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Nice thread start!

1. Only played Muramasa and Dragons Crown, DC being my fav, will buy Sentinels at some point.
2. 🤷‍♂️
3. 🤷‍♂️
4. 🤷‍♂️


The nicest person on this forum
George Kamitani and his team has become of one my favorite developers and 13 Sentinels is one my favorite games in PS4 era.

1. 13 Sentinels
2. Odin Sphere
3. Muramasa
4. Dragon's Crown
5. GrimGrimiore
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What time is it?
Never played Grand Knights History and my copy of 13 Sentinels is still in its' shrink wrap. I want to love Vanillaware games as they are so lush and vibrant to look at but usually lose interest as they are dull to play.


Never played Grand Knights History and my copy of 13 Sentinels is still in its' shrink wrap. I want to love Vanillaware games as they are so lush and vibrant to look at but usually lose interest as they are dull to play.

13 Sentinels is a good place to start. It appeals even to those who find Odin Sphere and Dragon's Crown boring.


I like Dragon's Crown a lot, will play 13 Sentinels one of these days.

Really hope he could go on making games for a long time, his art is irreplaceable at this point.

At least 13 Sentinels sells well right? Or maybe Vanillaware could try releasing their past titles(Grand Knights, Muramasa, Dragon's Crown) on Switch for once. I'm sure they could grab up sales for a lot more.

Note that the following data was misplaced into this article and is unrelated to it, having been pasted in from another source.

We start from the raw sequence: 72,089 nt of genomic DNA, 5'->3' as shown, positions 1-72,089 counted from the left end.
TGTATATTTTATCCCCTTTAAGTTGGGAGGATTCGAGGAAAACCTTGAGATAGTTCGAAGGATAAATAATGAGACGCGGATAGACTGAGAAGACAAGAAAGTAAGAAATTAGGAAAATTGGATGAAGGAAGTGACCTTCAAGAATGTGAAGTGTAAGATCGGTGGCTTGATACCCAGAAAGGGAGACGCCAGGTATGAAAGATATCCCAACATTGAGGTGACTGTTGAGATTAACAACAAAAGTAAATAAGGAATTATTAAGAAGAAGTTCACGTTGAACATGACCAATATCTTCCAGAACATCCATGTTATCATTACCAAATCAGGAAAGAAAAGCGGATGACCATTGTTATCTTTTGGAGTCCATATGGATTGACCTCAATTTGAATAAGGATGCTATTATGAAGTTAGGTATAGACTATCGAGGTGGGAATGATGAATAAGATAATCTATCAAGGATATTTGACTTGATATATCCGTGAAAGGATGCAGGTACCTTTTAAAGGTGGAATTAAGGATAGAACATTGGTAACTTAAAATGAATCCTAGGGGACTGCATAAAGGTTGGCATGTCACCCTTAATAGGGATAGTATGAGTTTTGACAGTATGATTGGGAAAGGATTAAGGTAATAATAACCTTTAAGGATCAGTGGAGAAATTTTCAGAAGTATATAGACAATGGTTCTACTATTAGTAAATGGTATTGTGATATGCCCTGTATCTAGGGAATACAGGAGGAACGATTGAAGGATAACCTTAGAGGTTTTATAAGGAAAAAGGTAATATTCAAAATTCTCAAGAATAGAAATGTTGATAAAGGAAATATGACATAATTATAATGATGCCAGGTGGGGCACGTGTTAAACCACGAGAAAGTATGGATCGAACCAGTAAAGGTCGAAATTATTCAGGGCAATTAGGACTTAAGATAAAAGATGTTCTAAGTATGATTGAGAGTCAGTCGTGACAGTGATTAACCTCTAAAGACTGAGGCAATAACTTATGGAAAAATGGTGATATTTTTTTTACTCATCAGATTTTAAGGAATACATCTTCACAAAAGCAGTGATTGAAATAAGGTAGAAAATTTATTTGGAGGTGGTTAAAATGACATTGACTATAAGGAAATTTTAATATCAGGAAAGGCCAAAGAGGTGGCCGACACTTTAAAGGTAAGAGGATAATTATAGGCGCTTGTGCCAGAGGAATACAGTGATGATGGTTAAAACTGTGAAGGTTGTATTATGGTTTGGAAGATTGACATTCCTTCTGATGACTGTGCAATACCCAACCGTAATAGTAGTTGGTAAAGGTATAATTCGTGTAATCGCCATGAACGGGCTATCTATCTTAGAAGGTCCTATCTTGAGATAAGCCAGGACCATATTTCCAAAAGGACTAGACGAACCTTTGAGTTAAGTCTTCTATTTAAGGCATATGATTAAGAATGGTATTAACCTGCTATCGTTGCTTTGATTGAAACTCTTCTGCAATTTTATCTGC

What about letting Vanillaware make a Valkyrie Profile game? I think their 2D art would mesh well with the gameplay.
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Bought the PS4 versions of Odin Sphere and Dragon's Crown recently but haven't played them yet. I've become pretty bad at playing and finishing games lately. I am keen on playing Dragon's Crown as it looks kinda fun.

I wasn't aware that 13 Sentinels was Vanillaware as the art feels very different, but I suppose that's due to the sepia tone. I hadn't considered it before, but I might look at 13 after I play Dragon's Crown.


The artwork from his games is...sublime. Its art at its finest(the artwork from this Fantasy Earth had me looking at it for a time).

I will eventually play more games from him in the future, as DC is basically a piece of art.

Now I'm curious about this Grand Knight History. How it plays? Does they have any intention to re-release the game?

Future for him? He looks like a brilliant person, not many exist nowadays.
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  1. Darkstalkers, Alien vs Predator or Dungeons & Dragons: Shadow over Mystara and Dragon's Crown
  2. He did work in some of the best beat'em ups (and some fighting game) ever at Capcom, and Dragon's Crown is one of the best beat'em up in the recent years. Vanillaware games are trully awesome thanks to his unique art style, I enjoyed many of these games in Vita.